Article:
Whew! Another incredible day from my Lord and I don’t even know where to start! I learned SO much today and got to do something I NEVER in my wildest dreams thought would happen. I know that this is going to be a bit long and winded and might not be very well written (as it is late for me ) but I will do my best!
Started off the morning with a jumping lesson w C on Denali. The big horse already feels stronger and more forward after just a week with C. We warmed up with the usual w/t/c and worked on getting him in front of my leg and staying straight in his body. Warmed him up over a little crossrail and he trotted right up and over like he did the first time I rode him. In a way, this was a bad thing, because it convinced me that he knows more than me and that I should just pose up there and stay out of his way. To the contrary, he soon informed me! When we began cantering fences my ineffective riding became more obvious. He would get quick about three strides out and then chip badly. Also, I managed to completely blow several turns which resulted in him knocking the fence down with his front legs. Finally I managed to sit up, put my leg on and keep contact with his mouth and voila! His canter became bouncy, his shoulders came up and he stayed quiet to the base of the fence. THEN I could pose over the fence and show off his pretty jump! I told C it’s funny how much like Alli he is in that he can rush the fences, but he’s so different from her because she is so nimble and he spends SO much time in the air and really stretches out on landing. Pretty funny :-D
Okay, big time drum roll now…yes, today I got the absolute PRIVILEDGE of jumping Monkee. Not just jumping Monkee, but jumping him through a 3’6” grid. Now let’s remember that I haven’t jumped 3’6” since….I was like, 14? Gee whiz. I was so nervous and excited that I was literally shaking but I tried to pull it together. Just in time for everyone to show up to watch me. Naturally. We warmed up in a similar fashion to Denali, just asking him to come up in front of me and go forward, forward, forward. Then we started through the grid. Just a ground pole to a cross rail first, that I can do. He has a tendency to back off in the trot right before a fence so it was important to keep my leg on and hands in front of me. Then they started. going.up. Before long we had a ground rail bounce to crossrail bounce to vertical, one stride to oxer, two strides to vertical (gradually increasing in height to 3’6”). My job was to get him in on a forward trot stride and then keep my eyes UP and my shoulders BACK and let him figure it out. The first couple of times through, he wanted to really drift left so C put a few guide rails to keep him straight. After landing on top of the last guide rail and flustering himself a bit (equaling a huge buck that made me burst into giggles), we started getting through straighter and straighter. He is a very typey jumper who really cracks his back and practically kicks himself in the chin with his knees, but if he doesn’t give it a good effort ,he just jumps across the fence (as opposed to AROUND it) and twists his front end, so the grid was good for him to figure out that when he jumps properly, it’s actually better for him.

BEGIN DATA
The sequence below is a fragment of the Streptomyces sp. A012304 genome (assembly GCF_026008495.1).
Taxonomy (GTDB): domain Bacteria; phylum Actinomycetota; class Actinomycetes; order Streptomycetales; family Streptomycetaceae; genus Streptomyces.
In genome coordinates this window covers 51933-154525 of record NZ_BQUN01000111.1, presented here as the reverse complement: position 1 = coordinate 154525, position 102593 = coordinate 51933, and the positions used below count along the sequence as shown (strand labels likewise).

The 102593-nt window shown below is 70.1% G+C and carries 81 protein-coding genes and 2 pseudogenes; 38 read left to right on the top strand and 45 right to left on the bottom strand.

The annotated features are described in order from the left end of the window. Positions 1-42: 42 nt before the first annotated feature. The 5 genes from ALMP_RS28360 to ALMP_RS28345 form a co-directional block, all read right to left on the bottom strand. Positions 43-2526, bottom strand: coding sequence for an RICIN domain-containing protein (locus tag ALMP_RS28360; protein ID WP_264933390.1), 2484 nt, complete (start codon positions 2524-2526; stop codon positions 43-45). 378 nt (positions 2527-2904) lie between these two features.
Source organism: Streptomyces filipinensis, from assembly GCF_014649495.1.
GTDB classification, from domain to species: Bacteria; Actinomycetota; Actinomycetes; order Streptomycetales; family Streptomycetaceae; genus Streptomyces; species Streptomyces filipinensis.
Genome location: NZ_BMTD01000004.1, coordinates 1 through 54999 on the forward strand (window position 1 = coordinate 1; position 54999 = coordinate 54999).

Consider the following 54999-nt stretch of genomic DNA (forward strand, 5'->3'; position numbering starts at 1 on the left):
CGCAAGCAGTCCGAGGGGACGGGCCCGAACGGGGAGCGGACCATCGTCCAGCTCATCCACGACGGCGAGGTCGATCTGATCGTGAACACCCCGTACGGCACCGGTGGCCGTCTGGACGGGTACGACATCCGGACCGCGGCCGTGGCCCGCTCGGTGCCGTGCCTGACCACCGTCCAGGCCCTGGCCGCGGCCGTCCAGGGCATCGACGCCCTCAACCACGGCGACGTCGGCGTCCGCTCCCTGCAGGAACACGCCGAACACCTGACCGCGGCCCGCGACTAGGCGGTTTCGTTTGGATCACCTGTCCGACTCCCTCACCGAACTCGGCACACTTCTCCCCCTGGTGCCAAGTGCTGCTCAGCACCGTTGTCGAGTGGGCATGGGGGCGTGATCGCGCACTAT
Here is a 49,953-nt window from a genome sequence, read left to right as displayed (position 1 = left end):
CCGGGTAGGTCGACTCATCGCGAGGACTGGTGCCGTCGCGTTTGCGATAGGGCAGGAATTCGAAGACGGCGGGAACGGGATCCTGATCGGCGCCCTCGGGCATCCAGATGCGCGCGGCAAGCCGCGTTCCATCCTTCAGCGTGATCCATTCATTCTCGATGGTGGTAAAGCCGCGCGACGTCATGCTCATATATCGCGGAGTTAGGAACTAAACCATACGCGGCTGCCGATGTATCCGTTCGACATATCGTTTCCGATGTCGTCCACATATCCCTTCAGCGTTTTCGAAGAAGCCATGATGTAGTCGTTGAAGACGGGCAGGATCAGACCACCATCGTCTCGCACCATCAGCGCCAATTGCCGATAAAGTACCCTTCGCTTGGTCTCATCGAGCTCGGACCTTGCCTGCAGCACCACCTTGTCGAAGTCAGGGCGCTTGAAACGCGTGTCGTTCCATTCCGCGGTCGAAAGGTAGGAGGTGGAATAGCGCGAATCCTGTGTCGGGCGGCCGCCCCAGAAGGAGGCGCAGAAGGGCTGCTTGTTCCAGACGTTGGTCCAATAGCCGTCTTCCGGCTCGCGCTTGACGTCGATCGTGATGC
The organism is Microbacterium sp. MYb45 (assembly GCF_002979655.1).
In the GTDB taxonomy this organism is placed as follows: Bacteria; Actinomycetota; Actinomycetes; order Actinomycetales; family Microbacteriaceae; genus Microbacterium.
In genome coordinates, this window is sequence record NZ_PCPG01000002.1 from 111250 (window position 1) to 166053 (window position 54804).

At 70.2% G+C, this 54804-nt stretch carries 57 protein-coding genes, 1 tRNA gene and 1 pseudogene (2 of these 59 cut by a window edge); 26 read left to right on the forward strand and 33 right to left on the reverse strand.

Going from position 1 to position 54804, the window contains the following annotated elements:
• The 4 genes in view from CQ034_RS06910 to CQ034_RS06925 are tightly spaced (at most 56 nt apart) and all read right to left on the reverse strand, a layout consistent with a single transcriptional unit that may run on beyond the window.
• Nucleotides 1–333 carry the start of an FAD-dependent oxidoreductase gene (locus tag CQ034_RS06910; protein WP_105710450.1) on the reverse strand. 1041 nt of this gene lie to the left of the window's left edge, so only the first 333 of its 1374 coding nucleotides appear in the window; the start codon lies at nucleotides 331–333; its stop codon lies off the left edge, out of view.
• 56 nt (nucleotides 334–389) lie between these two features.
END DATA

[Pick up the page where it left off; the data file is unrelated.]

And WOW what a great feeling! To jump a horse of this caliber, with his accomplishments…for the first time, I could almost feel what C feels when he gallops up to a solid Intermediate fence, when this horse sets himself up and prepares himself to make a huge effort. It’s incredible. It’s a true blessing and I can’t get over how amazing of an experience it was. I won’t get over that high for a while!
But the day wasn’t over yet. I also got the immense privilege of having a flat lesson on Alli with S! I have never heard S teach before but was very, very impressed with her lesson. First of all, she had ME figured out in no time…she told me that I was worried about riding this mare and making her do things because I didn’t want to mess her up. Well, that hit the nail on the head. I have been tiptoeing around this horse all week. As a result, I didn’t push her nearly enough and was convinced she was a big time greenie right off the track. After five minutes with S, it was clear that this mare has more of a foundation that I ever would have guessed. Once we got her going forward and into the contact, we could address her habit of putting her hind end left constantly. This meant moving her around every stride. Now, I had never thought of this analogy before, but S kept saying “Remember, a circle is a thousand straight lines. You want to be able to put her right, left, wherever you want each stride.” By keeping her body moving and listening I was able to keep her where I wanted, so her hind end didn’t ever have a chance to wander to the left. Tracking right this meant also keeping her left shoulder from popping out. When her trot would get quick, I had to “think slow” and take a deep breath and slow my posting and she would come right back to me. S also had me think of activating the hind legs by feeling them under each seat bone, and the leg should feel like a bouncing ball is under each seat bone. That imagery really helped me feel it. Her canter was a TON better, she has a super canter when I actually sit up and ride her through it instead of just convincing myself she’s too unbalanced to ask for anything. S had me lengthening and shortening all the way around the ring in the canter and it was wonderful! This little red mare has so much potential that C saw from the beginning and I just needed to feel it to believe it! What a super girl!
Then got to take Guppy on a trot and he was fantastic. And then worked with Champerdoodles and he was fantastic. And I’m tired of typing so those guys get the short stick tonight, haha. It was just awesome, awesome, awesome and an amazing blessing! I am going to be quite sore tomorrow, though!
Happy Cinco de Mayo and God Bless!